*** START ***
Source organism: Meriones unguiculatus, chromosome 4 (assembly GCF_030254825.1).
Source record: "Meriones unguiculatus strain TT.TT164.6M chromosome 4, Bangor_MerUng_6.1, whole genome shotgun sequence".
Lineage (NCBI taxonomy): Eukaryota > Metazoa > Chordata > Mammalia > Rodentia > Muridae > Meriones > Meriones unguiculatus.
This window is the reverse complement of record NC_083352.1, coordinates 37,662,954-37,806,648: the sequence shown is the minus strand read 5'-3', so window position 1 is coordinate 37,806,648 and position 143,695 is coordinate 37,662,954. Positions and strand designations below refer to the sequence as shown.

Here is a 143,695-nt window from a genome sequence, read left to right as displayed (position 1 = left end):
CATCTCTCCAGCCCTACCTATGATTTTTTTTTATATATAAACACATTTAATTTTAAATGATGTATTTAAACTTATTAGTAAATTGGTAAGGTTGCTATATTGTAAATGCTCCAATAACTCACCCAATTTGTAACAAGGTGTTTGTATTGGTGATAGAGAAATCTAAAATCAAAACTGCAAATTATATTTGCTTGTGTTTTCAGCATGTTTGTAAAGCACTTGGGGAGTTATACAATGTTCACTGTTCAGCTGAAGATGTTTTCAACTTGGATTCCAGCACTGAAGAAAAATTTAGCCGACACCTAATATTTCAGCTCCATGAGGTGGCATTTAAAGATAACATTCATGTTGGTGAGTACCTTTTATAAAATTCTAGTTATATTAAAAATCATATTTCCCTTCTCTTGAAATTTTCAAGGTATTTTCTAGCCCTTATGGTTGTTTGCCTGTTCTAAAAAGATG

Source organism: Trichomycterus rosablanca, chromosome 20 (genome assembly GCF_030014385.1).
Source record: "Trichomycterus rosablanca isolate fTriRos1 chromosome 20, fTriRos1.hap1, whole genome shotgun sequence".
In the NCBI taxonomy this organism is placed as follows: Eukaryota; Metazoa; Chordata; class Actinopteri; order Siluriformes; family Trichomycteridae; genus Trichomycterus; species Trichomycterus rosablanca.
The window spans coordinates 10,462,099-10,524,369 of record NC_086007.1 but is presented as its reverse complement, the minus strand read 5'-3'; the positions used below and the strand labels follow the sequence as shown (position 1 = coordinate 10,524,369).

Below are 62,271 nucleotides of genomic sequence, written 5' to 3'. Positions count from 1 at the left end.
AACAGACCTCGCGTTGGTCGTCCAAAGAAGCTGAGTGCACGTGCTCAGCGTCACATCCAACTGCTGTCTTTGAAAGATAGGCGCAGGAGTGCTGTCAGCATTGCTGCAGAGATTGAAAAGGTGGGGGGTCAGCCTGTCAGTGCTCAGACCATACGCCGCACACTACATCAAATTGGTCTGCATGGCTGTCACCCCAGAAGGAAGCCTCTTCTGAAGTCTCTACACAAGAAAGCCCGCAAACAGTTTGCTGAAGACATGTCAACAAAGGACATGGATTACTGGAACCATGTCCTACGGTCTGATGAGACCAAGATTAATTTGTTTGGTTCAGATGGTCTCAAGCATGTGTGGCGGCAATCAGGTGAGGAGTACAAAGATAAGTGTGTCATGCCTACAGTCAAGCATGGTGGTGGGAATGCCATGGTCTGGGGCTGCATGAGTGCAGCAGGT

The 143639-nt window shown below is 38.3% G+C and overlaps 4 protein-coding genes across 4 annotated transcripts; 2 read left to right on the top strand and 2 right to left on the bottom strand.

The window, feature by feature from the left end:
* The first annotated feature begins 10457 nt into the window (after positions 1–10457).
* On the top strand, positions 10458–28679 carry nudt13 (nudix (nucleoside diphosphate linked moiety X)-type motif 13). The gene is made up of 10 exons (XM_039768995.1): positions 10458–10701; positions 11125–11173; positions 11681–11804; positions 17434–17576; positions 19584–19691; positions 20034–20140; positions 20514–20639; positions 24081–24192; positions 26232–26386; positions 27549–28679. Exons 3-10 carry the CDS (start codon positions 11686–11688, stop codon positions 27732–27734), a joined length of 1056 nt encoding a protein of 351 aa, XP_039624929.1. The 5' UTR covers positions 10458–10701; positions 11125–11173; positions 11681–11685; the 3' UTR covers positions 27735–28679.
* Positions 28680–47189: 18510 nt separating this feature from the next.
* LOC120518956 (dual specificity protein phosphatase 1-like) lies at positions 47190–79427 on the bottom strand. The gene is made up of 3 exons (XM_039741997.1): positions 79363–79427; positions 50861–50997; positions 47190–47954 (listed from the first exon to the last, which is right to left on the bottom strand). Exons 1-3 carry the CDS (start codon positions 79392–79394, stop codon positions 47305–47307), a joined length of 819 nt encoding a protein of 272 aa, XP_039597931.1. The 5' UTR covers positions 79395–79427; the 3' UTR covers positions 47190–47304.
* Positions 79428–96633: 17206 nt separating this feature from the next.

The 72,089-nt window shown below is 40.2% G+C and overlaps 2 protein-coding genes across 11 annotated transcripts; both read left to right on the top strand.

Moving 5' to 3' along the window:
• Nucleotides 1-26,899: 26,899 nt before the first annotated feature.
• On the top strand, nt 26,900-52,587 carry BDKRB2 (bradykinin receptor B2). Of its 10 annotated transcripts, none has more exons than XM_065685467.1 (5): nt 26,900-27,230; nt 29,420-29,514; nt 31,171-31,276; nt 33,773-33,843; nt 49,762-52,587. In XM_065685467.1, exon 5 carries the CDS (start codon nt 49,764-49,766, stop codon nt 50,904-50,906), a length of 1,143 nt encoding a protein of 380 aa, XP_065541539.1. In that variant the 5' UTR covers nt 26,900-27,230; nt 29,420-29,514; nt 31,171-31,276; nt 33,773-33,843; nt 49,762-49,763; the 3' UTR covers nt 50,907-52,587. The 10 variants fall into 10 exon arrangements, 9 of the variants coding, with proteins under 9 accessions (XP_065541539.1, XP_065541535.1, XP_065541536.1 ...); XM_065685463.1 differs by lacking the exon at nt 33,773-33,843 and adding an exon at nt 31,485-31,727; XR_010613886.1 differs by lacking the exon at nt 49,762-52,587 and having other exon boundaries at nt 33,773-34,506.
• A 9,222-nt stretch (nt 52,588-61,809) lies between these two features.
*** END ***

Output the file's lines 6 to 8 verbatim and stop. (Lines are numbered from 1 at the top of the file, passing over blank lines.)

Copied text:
CATCTCTCCAGCCCTACCTATGATTTTTTTTTATATATAAACACATTTAATTTTAAATGATGTATTTAAACTTATTAGTAAATTGGTAAGGTTGCTATATTGTAAATGCTCCAATAACTCACCCAATTTGTAACAAGGTGTTTGTATTGGTGATAGAGAAATCTAAAATCAAAACTGCAAATTATATTTGCTTGTGTTTTCAGCATGTTTGTAAAGCACTTGGGGAGTTATACAATGTTCACTGTTCAGCTGAAGATGTTTTCAACTTGGATTCCAGCACTGAAGAAAAATTTAGCCGACACCTAATATTTCAGCTCCATGAGGTGGCATTTAAAGATAACATTCATGTTGGTGAGTACCTTTTATAAAATTCTAGTTATATTAAAAATCATATTTCCCTTCTCTTGAAATTTTCAAGGTATTTTCTAGCCCTTATGGTTGTTTGCCTGTTCTAAAAAGATG

Source organism: Trichomycterus rosablanca, chromosome 20 (genome assembly GCF_030014385.1).
Source record: "Trichomycterus rosablanca isolate fTriRos1 chromosome 20, fTriRos1.hap1, whole genome shotgun sequence".